Traversing over this picaresque scene one almost expects to hear strains of Mendelssohn's Midsummer Night's Dream or Vivaldi's Four Seasons. But in truth nature's hymnal is best heard in the sanctuary of silence. It is enough to hear the birds, the wind rustling the leaves or the murmurings of fountain waters in order to make peace with oneself and the unfairness of the world.
As a roped barrier protects the wayfarer from the steep slopes on either side, it is but a short walk to the walking bridge that spans some 72 feet across symbolizing not only a connection linking the north to the south but a transition from the past to the future. On both sides plants, flowers bushes, vines and shrubs thrive in profusion and conspire to rouse in one's soul a natural piety for all living things.
A Thundercloud Plum happily greets you with fragrant mid-pink flowers that open before the leaves, which are purple and hold their color until late summer. Meanwhile exquisite Japanese Maples stubbornly defy anonymity among their surroundings and the magnolias with their creamy large flowers beseechingly lure searching eyes. There is the Eastern Rosebud whose purplish rosebuds string like jewels along the black furrowed branches and open to reveal small, pink to lilac blossoms. There are weeping cherries whose velvety red strikingly contrasts with a bright blue sky. A Pussy Willow that is native to northeast Asia and Europe trembles in the mild breeze and a Black Alder Holly well, Dios santos --- it's magnificent! The Hosta Plants are inviting and the flowering Crab Apple, the Hydrangea Tardiva and the Snow Fountain Cherry that produces white flowers in the spring with the foliage turning orange to red in the fall are all bewitchingly intriguing.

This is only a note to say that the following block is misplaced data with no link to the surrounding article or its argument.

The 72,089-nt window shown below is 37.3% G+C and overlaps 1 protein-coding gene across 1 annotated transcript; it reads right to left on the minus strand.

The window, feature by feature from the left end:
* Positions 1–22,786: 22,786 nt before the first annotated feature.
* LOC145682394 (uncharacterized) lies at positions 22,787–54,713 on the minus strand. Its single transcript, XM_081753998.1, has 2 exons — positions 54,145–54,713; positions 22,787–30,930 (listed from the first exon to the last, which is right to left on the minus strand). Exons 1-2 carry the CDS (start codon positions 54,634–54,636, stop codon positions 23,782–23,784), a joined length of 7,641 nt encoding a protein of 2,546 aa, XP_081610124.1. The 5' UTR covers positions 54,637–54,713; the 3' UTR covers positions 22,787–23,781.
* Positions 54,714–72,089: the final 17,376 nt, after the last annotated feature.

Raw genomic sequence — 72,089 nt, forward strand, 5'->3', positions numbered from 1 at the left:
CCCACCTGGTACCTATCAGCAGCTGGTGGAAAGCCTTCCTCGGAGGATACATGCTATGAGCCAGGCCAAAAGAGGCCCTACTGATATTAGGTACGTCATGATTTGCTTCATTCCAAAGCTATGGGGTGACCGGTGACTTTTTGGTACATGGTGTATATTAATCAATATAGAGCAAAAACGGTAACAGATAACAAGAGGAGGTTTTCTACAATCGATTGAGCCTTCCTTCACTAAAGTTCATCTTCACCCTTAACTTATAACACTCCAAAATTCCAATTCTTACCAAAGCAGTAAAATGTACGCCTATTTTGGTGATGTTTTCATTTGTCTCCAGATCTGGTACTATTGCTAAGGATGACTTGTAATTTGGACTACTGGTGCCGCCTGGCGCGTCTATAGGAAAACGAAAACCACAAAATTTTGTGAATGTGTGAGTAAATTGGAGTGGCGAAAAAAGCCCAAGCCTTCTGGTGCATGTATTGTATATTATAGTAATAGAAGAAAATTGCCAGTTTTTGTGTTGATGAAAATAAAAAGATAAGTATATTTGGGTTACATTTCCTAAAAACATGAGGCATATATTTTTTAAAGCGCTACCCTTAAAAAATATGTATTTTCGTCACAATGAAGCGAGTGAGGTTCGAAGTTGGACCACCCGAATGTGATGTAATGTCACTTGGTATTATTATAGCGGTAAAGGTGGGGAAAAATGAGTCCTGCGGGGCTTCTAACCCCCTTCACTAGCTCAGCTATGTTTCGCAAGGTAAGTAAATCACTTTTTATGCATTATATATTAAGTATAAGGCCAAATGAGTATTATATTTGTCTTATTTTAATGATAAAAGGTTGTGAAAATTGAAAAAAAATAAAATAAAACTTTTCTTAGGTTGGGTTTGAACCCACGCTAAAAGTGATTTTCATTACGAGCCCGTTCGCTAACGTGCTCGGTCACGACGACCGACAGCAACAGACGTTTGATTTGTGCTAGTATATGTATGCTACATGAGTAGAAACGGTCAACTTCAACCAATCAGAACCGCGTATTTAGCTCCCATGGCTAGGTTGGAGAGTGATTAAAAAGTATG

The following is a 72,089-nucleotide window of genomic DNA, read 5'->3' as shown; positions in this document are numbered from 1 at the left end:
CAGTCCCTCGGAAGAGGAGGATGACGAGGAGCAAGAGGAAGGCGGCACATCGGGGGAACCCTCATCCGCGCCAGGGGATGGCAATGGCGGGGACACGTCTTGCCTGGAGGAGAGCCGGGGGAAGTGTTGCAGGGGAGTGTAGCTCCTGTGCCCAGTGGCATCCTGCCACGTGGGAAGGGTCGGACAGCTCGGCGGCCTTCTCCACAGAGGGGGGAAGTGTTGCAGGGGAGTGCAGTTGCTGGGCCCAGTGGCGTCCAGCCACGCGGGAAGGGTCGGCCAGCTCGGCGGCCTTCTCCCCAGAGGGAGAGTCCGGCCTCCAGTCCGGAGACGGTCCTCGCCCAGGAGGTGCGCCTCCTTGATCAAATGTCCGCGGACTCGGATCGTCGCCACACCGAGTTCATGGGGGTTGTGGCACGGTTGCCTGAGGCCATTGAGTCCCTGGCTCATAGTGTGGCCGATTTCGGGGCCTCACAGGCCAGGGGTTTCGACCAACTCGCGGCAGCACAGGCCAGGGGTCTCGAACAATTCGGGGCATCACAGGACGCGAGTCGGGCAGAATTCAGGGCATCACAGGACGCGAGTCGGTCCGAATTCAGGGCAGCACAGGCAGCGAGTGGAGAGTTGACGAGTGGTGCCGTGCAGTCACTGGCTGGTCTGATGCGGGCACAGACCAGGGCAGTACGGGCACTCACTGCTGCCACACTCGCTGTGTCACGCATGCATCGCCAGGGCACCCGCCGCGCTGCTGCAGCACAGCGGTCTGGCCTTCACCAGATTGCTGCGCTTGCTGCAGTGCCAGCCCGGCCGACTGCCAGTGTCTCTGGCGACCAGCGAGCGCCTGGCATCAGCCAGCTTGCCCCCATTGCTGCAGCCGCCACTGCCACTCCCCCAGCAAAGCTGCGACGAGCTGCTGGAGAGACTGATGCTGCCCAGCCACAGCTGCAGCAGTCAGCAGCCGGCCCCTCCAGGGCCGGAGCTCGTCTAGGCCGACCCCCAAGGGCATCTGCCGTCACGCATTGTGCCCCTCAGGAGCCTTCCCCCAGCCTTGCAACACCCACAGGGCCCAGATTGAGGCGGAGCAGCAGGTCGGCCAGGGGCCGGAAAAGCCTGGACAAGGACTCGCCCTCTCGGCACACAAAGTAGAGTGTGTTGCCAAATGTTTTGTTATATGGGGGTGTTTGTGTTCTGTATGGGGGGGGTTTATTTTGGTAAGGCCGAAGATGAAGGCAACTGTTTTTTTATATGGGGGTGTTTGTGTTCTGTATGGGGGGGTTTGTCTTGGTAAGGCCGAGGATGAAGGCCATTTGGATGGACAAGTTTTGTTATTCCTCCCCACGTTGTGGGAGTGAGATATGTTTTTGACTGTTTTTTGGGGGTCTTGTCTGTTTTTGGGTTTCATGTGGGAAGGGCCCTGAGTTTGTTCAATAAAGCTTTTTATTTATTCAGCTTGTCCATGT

Multitudes of roses donated by the family of Robert Duggan who for years cultivated rows of them at his home on Willow Street have, in his memory, been transplanted to Centennial Gardens. These red, yellow, white and salmon colored roses are a fragrant bouquet that invokes in us, what Martin Buber called, the hallowness of the everyday. The perfume and showy flowers of the lilies attracts the bees that pollinate with seeming liberality and a neighboring butterfly bush attracts all kinds of this fluttering species to the delight of the ardent or aspiring lepidopterist.
During my itinerary around the Gardens I see, working on her hands and knees, Carol Coogan whose devotion to the Gardens is not only evidenced by her daily toil but also her encyclopedic knowledge of virtually everything that is growing on the land. Without pausing from her planting and pruning she generously answers all my questions about the pink dogwoods whose branches in early spring are adorned by red berries, the varieties of flowers planted in the clumped dirt and the gorgeously eye catching red and purple Celosia Annuals.